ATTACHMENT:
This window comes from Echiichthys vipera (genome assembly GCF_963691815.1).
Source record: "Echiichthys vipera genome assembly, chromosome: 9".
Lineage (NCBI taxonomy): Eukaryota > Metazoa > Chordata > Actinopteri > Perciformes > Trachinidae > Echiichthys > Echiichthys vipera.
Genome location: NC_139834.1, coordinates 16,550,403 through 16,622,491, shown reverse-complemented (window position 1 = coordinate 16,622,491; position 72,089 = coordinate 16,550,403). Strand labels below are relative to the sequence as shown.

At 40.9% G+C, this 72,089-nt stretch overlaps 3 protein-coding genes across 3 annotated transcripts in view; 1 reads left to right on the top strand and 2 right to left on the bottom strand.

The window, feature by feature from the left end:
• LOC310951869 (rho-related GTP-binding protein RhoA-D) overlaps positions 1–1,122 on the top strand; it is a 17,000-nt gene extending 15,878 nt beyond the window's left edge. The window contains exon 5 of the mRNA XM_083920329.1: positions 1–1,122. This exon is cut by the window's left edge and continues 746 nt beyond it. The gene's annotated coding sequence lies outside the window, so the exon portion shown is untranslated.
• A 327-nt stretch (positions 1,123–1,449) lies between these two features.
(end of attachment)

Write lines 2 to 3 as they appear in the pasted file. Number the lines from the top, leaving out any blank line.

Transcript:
Source record: "Echiichthys vipera genome assembly, chromosome: 9".
Lineage (NCBI taxonomy): Eukaryota > Metazoa > Chordata > Actinopteri > Perciformes > Trachinidae > Echiichthys > Echiichthys vipera.